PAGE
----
Electric power companies are banking on a change in government after the next Lower House election to reverse a decision that froze a decades-old project to build a nuclear plant in Yamaguchi Prefecture.
Even the prefecture’s governor, Shigetaro Yamamoto, who made the decision, has said his stance could change depending on what happens in Tokyo.
“If (the central government) decides that it will use new, safer nuclear plants for some time, I will approach the issue in accordance,” he told a prefectural assembly session in September.
Yamamoto on Oct. 5 rejected an application from Chugoku Electric Power Co. to extend a license to reclaim land for the planned nuclear plant in Kaminoseki in the prefecture. He cited the Noda administration’s decision last month to phase out nuclear power generation by the 2030s under its Innovative Strategy for Energy and the Environment, which also ruled out the construction of new nuclear plants.
Under Chugoku Electric’s plan, two reactors, each with a capacity of 1.37 gigawatts, would be built in Kaminoseki, a coastal town in Seto Inland Sea.
Although the project emerged in 1982, the company has been unable to make significant progress due to local opposition.
But preparations to start the actual construction got under way following the town's approval in 1988. Under Chugoku Electric’s schedule, the Unit 1 reactor would go online in March 2018 and Unit 2 would start operating in fiscal 2022.
However, work was suspended after last year’s quake and tsunami triggered the disaster at the Fukushima No. 1 nuclear power plant in northeastern Japan.
Despite Yamamoto’s rejection and rising public sentiment against nuclear energy, Chugoku Electric has no plans to abandon the project.
“We need the Kaminoseki plant,” said Tetsuo Yoshitomi, an official in charge of preparatory work at the company. “We are not going to push the work for now, given the central government’s policy, but we want to maintain the status quo.”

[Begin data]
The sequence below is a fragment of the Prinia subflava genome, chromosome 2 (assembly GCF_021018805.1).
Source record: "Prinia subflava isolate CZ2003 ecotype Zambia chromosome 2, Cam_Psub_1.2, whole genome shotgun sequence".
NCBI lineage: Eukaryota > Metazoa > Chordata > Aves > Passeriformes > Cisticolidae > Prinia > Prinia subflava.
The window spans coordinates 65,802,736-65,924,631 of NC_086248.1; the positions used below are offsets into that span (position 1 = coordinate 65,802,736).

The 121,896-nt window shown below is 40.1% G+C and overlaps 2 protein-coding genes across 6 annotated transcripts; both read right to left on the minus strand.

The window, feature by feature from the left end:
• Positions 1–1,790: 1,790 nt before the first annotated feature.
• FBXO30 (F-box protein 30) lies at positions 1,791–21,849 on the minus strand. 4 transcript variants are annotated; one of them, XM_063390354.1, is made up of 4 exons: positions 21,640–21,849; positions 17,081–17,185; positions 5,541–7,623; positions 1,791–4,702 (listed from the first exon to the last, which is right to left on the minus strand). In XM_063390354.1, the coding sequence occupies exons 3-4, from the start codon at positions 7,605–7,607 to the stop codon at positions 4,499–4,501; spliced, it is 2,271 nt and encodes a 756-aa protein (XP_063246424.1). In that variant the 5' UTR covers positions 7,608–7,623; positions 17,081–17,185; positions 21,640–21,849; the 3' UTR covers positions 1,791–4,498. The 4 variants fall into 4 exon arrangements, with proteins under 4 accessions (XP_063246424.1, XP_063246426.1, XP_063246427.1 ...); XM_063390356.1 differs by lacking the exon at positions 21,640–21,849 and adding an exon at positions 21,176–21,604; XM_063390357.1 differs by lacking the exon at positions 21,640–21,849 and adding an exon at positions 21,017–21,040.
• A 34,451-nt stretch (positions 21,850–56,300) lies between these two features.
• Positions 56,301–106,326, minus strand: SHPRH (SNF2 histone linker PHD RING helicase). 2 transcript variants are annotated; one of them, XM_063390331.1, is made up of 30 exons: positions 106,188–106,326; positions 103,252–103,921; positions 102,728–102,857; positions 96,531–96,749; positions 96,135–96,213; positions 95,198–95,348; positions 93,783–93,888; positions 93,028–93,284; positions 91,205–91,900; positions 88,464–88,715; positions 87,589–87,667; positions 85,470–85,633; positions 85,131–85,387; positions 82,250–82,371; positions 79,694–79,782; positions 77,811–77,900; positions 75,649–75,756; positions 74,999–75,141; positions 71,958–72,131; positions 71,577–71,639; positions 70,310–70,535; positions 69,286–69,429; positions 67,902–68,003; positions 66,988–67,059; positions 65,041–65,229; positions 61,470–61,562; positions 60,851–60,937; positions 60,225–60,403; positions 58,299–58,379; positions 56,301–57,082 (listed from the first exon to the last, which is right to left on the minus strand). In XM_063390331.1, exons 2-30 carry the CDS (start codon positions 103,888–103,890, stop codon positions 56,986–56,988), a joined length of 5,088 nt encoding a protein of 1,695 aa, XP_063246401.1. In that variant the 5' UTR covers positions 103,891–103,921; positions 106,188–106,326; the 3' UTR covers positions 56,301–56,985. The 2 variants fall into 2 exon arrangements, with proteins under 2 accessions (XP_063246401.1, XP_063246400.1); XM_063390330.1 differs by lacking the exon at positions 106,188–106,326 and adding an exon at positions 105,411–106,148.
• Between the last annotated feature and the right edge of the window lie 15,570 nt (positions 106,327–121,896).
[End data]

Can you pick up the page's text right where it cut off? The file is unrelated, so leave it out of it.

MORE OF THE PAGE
Officials of the Federation of Electric Power Companies of Japan said there is a chance that the Kaminoseki project will move forward if a new government takes charge after the Lower House election, which must be held by next summer.
Shinzo Abe, the new president of the main opposition Liberal Democratic Party whose constituency is in Yamaguchi Prefecture, opposes the Noda government’s policy to abandon nuclear energy.
The LDP has fared far better than the ruling Democratic Party of Japan in recent opinion polls.
“It is a long, drawn-out contest to build a nuclear plant,” a federation official said. “We will hold out the longest in the fight against the movement to eliminate nuclear power.”
Anti-nuclear power moves in the government were led by Prime Minister Naoto Kan after the Fukushima nuclear crisis started. He asked Chubu Electric Power Co. to suspend operations at its Hamaoka plant in Shizuoka Prefecture in May last year, saying the plant was located in a highly quake-prone area.
Kan’s successor, Prime Minister Yoshihiko Noda, has taken a more ambiguous approach.
Three reactors are currently under construction in Japan, and nine others, including two at Kaminoseki, are in the planning stage. The Noda government has approved the continuation of construction work despite its policy to phase out nuclear plants by 2039.
The central government also appears reluctant to get involved in the decisions on the fate of the Kaminoseki plant, and seems willing to let the new Nuclear Regulation Authority (NRA) decide whether to approve new nuclear power plant projects.
“Yamaguchi Prefecture should decide on the project,” Chief Cabinet Secretary Osamu Fujimura said.
The new regulator has the authority to determine if reactors are safe enough to be brought online, and the NRA is expected to compile new guidelines by July on examining the safety of nuclear facilities.
But Shunichi Tanaka, chairman of the NRA, said the body is not in a position to give the green light to plans to build a nuclear plant.
“We will determine if a plant is safe or not,” he said. “But to judge whether to put the plant in operation is not our responsibility.”
Chugoku Electric has already applied to the NRA for safety approval of Unit 1 at the Kaminoseki plant.
The NRA is expected to examine the application, regardless of the prefecture’s rejection of the license extension to reclaim land for the planned plant.
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